Literacy Research Association 2015
Tucker-Raymond, E., Gravel, B., Kohberger, K., & Browne, K. (December, 2015). Creative Representations: Literacy Practices in Making Activities. Paper presented at the annual meeting of the Literacy Research Association, Carlsbad, CA.
This article suggests an analytic frame for observing and explaining literacy practices in makerspaces by describing four different adult maker literacy practices: a) identifying, organizing, and integrating information across sources; b) creating and traversing representations; c) communicating with others for giving or receiving help, feedback, or showing a project at different stages of the making process (e.g., ideating, designing/planning, making, sharing). Through interviews we explore fourteen adults’creative representational processes with the goal of helping to document and build expansive spaces for learning and literacy that are inclusive of a wide range of making activities and learning opportunities.
National Science Foundation Forum on Next Generation STEM Learning for All - Fall 2015
The Practice of IOI in Making
“We had to find you know the right suppliers, and the right parts and custom make some parts and um, eventually we got there.” - A
“Almost always the first step for me is to identify the community that is good at it... figuring out which one of those it is, is a mix of what community is [responsible].” – B
“Did [this new component] just solve my problems and I can just stick it into my project [to improve it] or do I have to figure out how [the new component works in order to change its configuration to work with my parts]? Alright, so I take sort of a people to people approach, or a related project search to start exploring what other projects have parts that might be useful.” – C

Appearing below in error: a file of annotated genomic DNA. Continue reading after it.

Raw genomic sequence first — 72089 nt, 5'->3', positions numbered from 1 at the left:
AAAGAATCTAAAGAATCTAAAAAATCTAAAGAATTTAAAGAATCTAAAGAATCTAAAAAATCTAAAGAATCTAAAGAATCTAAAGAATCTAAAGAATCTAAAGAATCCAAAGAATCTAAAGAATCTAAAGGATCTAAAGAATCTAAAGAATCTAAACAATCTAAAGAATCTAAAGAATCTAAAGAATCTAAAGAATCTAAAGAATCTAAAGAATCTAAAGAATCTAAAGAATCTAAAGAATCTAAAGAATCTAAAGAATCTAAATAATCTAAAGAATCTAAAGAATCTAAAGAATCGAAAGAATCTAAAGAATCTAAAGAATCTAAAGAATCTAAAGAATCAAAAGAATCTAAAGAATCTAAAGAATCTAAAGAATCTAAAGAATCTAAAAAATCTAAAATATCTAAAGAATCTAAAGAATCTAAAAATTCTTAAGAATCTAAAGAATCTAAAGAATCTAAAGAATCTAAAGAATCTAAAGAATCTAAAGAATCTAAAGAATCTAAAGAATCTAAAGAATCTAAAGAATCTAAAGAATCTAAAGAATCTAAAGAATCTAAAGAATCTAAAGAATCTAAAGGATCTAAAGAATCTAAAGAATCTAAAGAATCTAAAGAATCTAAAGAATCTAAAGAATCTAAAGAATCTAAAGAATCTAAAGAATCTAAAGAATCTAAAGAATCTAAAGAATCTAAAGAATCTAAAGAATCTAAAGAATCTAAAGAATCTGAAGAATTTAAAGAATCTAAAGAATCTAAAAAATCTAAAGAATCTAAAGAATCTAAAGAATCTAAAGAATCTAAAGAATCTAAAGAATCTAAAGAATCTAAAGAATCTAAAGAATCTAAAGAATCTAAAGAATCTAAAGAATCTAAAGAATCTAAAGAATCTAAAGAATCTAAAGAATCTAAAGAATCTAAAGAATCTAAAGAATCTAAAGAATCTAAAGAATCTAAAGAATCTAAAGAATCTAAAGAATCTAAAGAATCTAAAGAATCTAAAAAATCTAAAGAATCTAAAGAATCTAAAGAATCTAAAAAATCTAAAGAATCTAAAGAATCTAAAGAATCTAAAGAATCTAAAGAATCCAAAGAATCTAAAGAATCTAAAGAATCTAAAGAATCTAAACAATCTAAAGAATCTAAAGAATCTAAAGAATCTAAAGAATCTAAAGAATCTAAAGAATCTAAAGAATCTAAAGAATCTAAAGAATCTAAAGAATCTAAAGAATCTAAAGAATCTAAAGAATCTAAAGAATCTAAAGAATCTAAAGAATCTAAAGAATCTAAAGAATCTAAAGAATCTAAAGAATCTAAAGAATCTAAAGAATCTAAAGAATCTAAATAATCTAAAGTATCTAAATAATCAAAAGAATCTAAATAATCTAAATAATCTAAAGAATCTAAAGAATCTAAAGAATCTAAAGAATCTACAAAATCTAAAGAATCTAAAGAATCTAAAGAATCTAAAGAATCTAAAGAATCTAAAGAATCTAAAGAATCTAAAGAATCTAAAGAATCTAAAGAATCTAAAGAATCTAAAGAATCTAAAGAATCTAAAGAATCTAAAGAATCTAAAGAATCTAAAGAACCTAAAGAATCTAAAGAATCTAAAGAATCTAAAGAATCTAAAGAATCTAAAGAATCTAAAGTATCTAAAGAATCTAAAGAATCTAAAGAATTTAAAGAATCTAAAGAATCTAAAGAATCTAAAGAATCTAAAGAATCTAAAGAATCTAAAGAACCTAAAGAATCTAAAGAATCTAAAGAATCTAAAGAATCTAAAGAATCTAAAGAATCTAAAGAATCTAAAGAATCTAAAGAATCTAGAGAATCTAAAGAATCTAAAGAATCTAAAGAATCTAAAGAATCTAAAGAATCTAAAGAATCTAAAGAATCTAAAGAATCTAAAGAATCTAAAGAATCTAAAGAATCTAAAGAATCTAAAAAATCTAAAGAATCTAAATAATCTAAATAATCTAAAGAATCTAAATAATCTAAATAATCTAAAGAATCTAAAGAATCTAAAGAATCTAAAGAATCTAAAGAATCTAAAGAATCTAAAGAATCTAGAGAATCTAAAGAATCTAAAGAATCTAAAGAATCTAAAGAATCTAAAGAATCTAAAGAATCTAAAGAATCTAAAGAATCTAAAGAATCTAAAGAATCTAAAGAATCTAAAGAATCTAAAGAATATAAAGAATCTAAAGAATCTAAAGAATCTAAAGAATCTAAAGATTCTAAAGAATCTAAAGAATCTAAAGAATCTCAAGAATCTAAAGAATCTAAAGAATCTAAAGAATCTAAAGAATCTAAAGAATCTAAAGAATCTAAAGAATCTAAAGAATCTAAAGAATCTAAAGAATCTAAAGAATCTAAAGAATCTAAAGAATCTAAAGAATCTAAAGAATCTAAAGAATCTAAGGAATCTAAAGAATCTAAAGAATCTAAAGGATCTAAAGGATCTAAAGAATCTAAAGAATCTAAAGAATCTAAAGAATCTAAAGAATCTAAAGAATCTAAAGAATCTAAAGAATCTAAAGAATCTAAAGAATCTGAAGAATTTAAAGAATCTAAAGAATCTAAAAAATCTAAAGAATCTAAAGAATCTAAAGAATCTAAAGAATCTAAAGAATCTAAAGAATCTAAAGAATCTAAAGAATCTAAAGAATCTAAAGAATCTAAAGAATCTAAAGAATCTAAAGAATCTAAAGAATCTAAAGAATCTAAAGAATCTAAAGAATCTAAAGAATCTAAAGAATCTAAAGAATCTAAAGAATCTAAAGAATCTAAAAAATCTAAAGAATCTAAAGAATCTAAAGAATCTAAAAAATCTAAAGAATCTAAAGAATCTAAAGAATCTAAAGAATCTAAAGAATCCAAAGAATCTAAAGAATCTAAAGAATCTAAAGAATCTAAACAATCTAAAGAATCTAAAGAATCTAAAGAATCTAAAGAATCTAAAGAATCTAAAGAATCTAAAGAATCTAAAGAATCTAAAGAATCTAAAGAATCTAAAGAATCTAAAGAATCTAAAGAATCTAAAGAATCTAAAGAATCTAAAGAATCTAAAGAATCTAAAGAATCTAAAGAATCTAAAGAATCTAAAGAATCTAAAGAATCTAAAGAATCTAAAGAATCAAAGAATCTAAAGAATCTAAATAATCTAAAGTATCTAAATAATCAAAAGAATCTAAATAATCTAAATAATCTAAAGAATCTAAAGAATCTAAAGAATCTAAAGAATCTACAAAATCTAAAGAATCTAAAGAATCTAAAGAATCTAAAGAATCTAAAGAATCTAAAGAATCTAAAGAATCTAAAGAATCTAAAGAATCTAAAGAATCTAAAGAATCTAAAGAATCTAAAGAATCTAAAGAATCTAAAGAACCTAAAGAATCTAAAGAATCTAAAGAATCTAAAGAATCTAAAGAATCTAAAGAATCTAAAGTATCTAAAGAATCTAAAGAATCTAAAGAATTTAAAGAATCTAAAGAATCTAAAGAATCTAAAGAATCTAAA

“Here's what I have, and I know what is in my inventory, and I know where [new components] can connect, and one might have a wireless means of connecting to my creation, and others might use ethernet, or a new type of cable and/or connector. I have to determine whether my new and existing components speak the same voltage... if not, I have to figure out whether it is worth acquiring or making an interface that can connect old and new parts?” – C
Gravel, B.E., Tucker-Raymond, E., Kohberger, K., & Browne, K. (2015, September). Literacy practices of experienced makers: Tools for navigating and understanding landscapes of possibility. Paper presented at Fablearn 2015, Stanford University, Palo Alto, CA.